The Love For The Pen Is Not So Different From Driving

The sound of the wind as it hits the windshield and streams all the way to the end of the car, the free movement of uncontrollable high-speeds, and overall danger that looms just around the corner. Driving is not so different from writing, in fact one may even call it as its metaphysical equivalent. It was in fact Douglas Adams that once said ” I love deadlines. I love the whooshing noise they make as they go by” to illustrate the laborious, yet exceptionally rewarding nature of writing, something that isn’t so different from turning the steering wheel wherever you would like to go.

Yet this analogy has far-reaching complexities, just like a professional driver, a writer takes risks and if they do not work out they can be very costly and even fatal. Although the writer is never really in danger of losing his own life, he is however liable over his own soul and character. From Steinbeck to Dostoevsky, whose novels deal intensely with the nature of humanity, and above all, the individual, one can be immediately aware of the risks one takes with steering the narratives, conversations and character in certain direction, at various speeds, with a ludicrous amounts of bumps on the way.

To sit down and churn out words is simple, just like how a sixteen year old, or really most of the adult population chooses to drive casually without really much attention to the world around them. To take a pen in your hand and to begin writing, is just as scary as driving through a highway only on a mental level. You can choose to go as fast as you can to get to the end, but you risk a lot doing so.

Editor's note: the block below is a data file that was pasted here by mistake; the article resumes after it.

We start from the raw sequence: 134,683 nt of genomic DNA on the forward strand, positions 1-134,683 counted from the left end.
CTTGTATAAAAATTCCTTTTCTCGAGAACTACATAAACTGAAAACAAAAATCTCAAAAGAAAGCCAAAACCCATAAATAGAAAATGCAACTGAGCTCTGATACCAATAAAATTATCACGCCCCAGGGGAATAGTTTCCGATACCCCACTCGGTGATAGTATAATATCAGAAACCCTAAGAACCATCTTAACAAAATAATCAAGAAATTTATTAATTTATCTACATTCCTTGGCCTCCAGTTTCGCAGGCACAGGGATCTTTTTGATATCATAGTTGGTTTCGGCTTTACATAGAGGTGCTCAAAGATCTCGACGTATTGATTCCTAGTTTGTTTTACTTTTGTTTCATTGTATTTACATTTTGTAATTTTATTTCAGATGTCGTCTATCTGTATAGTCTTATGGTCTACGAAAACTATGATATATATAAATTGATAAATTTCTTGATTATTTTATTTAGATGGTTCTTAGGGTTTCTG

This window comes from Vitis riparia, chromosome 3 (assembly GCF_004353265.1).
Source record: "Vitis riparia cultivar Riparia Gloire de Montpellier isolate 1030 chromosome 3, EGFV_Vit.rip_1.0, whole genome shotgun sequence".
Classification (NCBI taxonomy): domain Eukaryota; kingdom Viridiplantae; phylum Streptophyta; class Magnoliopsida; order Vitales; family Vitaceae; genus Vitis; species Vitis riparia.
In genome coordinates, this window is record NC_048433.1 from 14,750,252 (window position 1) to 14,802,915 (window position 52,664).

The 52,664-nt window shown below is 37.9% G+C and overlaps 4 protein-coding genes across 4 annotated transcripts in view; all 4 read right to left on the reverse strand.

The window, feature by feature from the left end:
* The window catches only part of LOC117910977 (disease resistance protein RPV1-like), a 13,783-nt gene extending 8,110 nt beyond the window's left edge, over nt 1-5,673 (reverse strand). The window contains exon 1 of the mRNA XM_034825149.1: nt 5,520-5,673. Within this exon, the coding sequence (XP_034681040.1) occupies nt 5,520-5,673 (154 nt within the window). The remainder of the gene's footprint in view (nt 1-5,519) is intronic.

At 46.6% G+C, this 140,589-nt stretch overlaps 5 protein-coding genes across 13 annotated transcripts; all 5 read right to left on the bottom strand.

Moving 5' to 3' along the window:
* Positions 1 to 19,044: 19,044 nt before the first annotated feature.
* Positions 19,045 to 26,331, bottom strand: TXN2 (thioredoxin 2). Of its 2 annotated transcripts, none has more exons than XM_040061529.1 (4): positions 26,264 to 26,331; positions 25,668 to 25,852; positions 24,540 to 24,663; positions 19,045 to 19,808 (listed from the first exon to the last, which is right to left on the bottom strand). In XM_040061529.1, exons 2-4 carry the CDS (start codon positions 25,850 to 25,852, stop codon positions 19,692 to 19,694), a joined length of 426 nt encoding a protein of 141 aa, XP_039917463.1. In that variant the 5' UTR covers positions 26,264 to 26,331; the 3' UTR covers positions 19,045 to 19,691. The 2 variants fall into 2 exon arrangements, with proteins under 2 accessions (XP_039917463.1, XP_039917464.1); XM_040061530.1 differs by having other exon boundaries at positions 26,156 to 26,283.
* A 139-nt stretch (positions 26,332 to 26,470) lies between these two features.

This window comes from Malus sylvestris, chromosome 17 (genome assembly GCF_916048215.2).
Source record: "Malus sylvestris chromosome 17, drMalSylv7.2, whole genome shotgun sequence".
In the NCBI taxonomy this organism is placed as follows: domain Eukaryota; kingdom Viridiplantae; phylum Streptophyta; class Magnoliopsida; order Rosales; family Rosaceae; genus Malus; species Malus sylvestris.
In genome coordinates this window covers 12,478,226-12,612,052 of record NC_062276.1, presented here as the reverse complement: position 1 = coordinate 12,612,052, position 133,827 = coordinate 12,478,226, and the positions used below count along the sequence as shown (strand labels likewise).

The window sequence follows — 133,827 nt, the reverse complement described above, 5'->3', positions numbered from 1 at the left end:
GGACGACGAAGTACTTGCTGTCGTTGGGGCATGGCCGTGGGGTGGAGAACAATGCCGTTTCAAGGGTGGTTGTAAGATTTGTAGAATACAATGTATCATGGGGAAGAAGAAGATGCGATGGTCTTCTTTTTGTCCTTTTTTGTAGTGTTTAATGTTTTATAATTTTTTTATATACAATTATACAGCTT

Yet, just like driving you can’t just jump right into it most of the time, but it requires a great deal of attention and care in all of its aspects, just like how those who begin to write without really having ever read much, is like hoping into a car without any gas in it, and its oil dried out.

If it is driving or writing that you enjoy, it is essential that one devotes attention and care to the process of becoming good in both things. You always see drivers that have been driving for 30 years or more but still do a bad job, and the same goes for writers. The issue here with both is not time, but the persistence that goes behind getting good at it. I personally do not like driving very much, which is why I love writing.

 

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